Coaches' Corner: Curiosity Didn't Kill Me

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Warm Up: First, on a piece of paper, spend the next 2 minutes jotting down different ways you can use a brick. Then, continue reading.

Have you ever wondered why curiosity killed the cat? Likely intended to warn children of the dangers of being nosey, curiosity is a key ingredient in learning and is essential for human growth and development. And, for those of us in church leadership, curiosity can help us approach problem solving in an increasingly complex world.   

Most of us would agree that children are naturally curious but in fact everyone possesses curiosity, it simply changes as we age. As children, we learn about the world around us through our senses—feeling, smelling and listening to our environment. It’s why kids ask the perpetual “Why?” questions. As we grow older, we strive for more safety and control in our environment and our curiosity is based on a quest for knowledge. We move away from experimentation and novelty to those experiences that pose less risk. But, it’s the childlike curiosity and wonder that generates new ideas and creativity. In a changing leadership environment, we simply must be curious. 

3 tips to foster curiosity in your own life:

How do we grow our curiosity? It’s as simple as choosing to be curious. For many adults, it has to be cultivated. Here are three ways you can lean into a curious mindset: 

1. Be unafraid. One thing creative people have in common: they’ve developed the ability to ask good questions. Think about the places and spaces where you encounter others and develop some easy open-ended questions. Instead of asking a student “What are you studying?” consider asking: “If school was canceled for a month and you could go and do anything you wanted, what would you do?”

And if you’re still afraid, get a friend to practice asking open-ended questions. Then, try it out at your next team meeting or in a small group and see how it goes.

2. Embrace the mess. Curiosity is necessarily relational. Sure, you can read a book about homelessness but it’s getting outside and experiencing the stories of others that fosters problem solving and new ideas. Consider starting with topics you’re already interested in: coffee, gardening, animals, or perhaps leadership development. Find out who’s talking about these things and make an appointment to learn with them.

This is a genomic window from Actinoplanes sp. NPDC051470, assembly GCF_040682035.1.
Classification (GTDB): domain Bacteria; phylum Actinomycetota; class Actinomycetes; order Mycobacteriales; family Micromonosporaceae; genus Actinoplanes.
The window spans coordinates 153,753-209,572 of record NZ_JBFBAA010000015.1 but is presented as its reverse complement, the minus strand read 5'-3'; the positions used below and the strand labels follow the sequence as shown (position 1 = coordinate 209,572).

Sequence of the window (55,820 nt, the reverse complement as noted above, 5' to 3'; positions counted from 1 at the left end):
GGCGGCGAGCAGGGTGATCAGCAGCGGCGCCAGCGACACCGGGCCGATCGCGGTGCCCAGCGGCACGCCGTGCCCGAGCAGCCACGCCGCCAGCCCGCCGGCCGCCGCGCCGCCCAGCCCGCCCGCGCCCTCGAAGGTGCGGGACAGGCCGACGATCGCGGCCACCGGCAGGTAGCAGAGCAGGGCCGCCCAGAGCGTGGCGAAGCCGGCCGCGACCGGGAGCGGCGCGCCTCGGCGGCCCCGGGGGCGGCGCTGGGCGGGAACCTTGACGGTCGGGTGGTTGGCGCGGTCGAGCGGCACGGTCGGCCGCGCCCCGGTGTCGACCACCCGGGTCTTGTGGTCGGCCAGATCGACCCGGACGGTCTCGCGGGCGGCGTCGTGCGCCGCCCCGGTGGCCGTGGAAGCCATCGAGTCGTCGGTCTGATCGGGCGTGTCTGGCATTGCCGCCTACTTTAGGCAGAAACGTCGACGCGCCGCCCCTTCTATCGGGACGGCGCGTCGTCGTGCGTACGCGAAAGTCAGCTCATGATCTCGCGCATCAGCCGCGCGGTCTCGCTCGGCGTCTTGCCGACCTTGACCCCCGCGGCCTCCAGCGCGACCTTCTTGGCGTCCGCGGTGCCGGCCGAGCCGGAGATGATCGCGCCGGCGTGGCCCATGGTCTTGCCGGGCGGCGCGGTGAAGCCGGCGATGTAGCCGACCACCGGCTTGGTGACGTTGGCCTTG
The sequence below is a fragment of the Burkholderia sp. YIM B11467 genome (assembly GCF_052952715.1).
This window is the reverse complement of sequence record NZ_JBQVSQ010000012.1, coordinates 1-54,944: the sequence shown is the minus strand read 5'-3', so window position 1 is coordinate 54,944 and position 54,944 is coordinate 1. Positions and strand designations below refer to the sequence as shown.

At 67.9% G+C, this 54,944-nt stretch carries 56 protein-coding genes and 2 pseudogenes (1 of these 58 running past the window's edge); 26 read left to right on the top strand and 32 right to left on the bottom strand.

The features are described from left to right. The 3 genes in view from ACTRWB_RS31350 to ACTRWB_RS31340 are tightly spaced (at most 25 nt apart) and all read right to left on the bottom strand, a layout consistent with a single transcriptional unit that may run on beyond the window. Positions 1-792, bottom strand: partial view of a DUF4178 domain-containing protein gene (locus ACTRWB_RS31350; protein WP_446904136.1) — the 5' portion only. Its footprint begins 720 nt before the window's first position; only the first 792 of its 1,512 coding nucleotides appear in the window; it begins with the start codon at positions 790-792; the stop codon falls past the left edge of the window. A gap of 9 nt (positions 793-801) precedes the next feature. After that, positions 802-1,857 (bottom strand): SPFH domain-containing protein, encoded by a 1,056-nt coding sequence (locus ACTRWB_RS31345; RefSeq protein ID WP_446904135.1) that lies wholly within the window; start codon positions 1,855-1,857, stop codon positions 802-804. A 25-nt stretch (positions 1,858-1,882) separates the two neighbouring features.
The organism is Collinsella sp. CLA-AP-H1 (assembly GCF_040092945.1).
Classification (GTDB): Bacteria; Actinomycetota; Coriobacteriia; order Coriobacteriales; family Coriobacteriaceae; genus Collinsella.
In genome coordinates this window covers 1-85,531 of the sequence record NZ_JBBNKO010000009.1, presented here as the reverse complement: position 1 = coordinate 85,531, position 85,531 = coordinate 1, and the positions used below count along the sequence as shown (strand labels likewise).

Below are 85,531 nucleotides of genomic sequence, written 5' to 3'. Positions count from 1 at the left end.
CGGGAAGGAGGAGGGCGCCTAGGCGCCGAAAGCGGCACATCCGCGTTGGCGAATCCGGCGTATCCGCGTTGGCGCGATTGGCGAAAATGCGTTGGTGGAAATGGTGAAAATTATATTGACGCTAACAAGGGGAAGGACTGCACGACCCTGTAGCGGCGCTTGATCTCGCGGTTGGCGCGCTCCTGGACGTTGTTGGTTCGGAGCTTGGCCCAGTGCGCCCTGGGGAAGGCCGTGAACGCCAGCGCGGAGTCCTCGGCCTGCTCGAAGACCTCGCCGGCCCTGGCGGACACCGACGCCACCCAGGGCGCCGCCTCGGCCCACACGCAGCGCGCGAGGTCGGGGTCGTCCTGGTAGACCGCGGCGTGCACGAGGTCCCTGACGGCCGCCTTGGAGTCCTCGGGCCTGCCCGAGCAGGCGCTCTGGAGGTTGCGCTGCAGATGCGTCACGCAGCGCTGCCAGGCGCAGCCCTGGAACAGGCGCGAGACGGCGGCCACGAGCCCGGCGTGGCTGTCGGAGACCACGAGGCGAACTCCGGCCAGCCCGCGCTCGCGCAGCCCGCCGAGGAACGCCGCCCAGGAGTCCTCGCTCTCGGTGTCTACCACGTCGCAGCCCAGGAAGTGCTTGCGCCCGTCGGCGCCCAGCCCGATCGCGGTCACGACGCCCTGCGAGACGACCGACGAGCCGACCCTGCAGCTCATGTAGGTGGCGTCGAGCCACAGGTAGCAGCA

3. Strive for empathy. Curiosity is a judgment free zone. When we are curious about others and talk to people outside our normal social circle, we become better friends and neighbors. Be gentle with yourself as you take steps to listen to others. The goal isn’t problem-solving; it’s to expand wonder and see the world with a new lens. Change up the question from: “What should we do?” to “What COULD we do?” 

Take Away: Creativity and Curiosity go hand in hand. If we choose to be curious, we have to have practice and encouragement to begin. 

At the beginning of this post, you participated in the world’s first creativity test. JP Guilford is the father of modern creativity and he developed a creativity test to determine a way to select the most suitable pilots for the US Air Force. He reasoned that creative candidates could improvise and come up with unexpected solutions. 

At your next team meeting, ask members to take 3 minutes to jot down different ways to use a brick. Once everyone has created their own list, share ideas around the table. You’ll be surprised how working collaboratively on an innocent topic like bricks can unlock creative potential within your team.

Faith Formation Ministries provides congregational faith formation leaders the opportunity to meet in-person or connect digitally or by phone with members of our team and other ministry leaders for coaching and support. Whether it’s a one-time, one-on-one conversation or a long-term peer group, we are here to help. For more information about our regional catalyzer, visit crcna.org/FaithFormation/coaching

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